Original article by Gene Quinn on November 12, 2020
“Governing is not an academic exercise, particularly in the area that matters most to us. Matters of patent and antitrust law and policy relate to business, which requires more expertise and consultation from those in the real world.”
It is difficult to talk about political issues in the current environment in the United States, but looming for the patent and innovation community is a potential disaster.
While it will undoubtedly upset many, the truth is that there is currently no official President-Elect and there won’t be until the Electoral College votes in the middle of December. In no fewer than six swing states, the vote was so close that President Trump and his lawyers have launched a series of lawsuits that have already made their way to the United States Supreme Court. Much more litigation relating to the election can be expected and proof will be necessary to back up the allegations of the Trump campaign if anything major news outlets are reporting will be changed. In the meantime, it should be fairly uncontroversial to say that President Trump has an uphill battle. It is also absolutely factual to say that Vice President Biden is proceeding as if he is President-Elect.
A Loss for IP
Biden proceeding as President-Elect is perfectly fine and normal. It is what both George W. Bush and Al Gore did in 2000 so they would be able to take office prepared regardless of the outcome of election-related litigation. In fact, it would seem irresponsible for Biden not to be making preparations given that as of now he is ahead in enough states to win in the Electoral College and there is only a short period of time for such a large transition.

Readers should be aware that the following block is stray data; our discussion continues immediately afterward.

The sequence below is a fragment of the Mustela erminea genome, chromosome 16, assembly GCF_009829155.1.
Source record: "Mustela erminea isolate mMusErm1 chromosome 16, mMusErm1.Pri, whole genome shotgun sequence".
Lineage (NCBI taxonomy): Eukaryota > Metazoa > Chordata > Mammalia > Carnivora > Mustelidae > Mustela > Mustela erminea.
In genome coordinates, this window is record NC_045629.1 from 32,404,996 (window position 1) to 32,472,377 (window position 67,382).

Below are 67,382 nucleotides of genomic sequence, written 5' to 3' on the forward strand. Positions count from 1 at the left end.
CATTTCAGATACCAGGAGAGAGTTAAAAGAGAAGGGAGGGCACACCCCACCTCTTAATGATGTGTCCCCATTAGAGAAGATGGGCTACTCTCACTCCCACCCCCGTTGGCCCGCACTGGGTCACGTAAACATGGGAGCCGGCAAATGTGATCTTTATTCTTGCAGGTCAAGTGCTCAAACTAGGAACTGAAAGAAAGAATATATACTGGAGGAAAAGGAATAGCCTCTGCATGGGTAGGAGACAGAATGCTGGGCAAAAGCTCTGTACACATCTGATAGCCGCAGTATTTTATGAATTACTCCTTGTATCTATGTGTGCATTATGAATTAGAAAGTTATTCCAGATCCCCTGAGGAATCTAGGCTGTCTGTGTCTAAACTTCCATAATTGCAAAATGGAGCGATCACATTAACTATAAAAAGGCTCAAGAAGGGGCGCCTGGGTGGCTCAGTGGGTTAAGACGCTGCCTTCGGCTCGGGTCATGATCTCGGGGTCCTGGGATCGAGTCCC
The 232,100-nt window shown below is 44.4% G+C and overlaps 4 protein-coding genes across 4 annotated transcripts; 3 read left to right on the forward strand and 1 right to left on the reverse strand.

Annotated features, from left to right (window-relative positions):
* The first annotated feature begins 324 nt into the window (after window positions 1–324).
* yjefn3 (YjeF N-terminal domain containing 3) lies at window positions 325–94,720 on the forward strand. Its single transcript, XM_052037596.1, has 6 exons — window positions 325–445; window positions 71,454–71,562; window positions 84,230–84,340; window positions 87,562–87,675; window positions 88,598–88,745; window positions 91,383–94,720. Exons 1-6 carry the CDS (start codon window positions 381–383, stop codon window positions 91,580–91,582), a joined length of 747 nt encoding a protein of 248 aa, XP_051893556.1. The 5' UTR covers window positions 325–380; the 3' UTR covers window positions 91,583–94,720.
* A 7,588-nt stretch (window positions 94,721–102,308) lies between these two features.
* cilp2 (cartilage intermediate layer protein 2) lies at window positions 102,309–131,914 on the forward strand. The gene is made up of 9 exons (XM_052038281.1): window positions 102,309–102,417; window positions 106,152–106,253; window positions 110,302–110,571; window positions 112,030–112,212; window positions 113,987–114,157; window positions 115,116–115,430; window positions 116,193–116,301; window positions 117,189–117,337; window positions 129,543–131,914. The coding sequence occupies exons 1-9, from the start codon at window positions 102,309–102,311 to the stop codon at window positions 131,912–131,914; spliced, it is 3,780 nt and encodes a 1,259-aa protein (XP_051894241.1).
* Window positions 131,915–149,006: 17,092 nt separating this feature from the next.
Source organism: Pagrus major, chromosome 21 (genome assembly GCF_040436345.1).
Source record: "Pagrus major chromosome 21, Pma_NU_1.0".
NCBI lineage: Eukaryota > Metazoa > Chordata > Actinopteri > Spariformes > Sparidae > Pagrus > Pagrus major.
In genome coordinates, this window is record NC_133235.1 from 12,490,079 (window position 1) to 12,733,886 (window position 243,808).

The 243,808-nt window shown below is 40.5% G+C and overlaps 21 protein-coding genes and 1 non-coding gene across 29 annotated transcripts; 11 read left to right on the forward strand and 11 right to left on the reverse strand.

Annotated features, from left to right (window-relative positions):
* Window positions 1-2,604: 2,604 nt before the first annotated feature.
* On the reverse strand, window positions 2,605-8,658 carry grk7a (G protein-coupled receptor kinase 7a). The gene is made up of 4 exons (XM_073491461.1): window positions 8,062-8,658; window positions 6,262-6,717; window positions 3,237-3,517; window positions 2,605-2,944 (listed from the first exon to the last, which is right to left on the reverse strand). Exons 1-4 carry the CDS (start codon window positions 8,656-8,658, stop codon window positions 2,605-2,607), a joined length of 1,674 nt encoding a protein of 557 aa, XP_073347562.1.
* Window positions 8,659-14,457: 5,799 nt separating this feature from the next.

While I know that many patent and innovation proponents did not vote for President Trump, elections have consequences. A byproduct of President Trump losing, is the loss of the pro-patent and unapologetically pro-patent system agenda ushered in by U.S. Patent and Trademark Office (USPTO) Director Andrei Iancu. It also means losing the pro-patent agenda – the New Madison Approach – brought to bear at the United States Department of Justice Antitrust Division by Assistant Attorney General Makan Delrahim.
Delrahim has already announced that he will not serve in a second Trump Administration, even if there is one, and speculation inside the beltway has been for some time that Iancu was likely to return to the West Coast at the end of the first Trump term. Although there will be some disagreement, there is growing concern that the groundwork laid by each man will be erased by a Biden Administration, which would be for the benefit of technology implementers – who are sometimes referred to as efficient infringers because of their cavalier attitude toward the patent rights of others.
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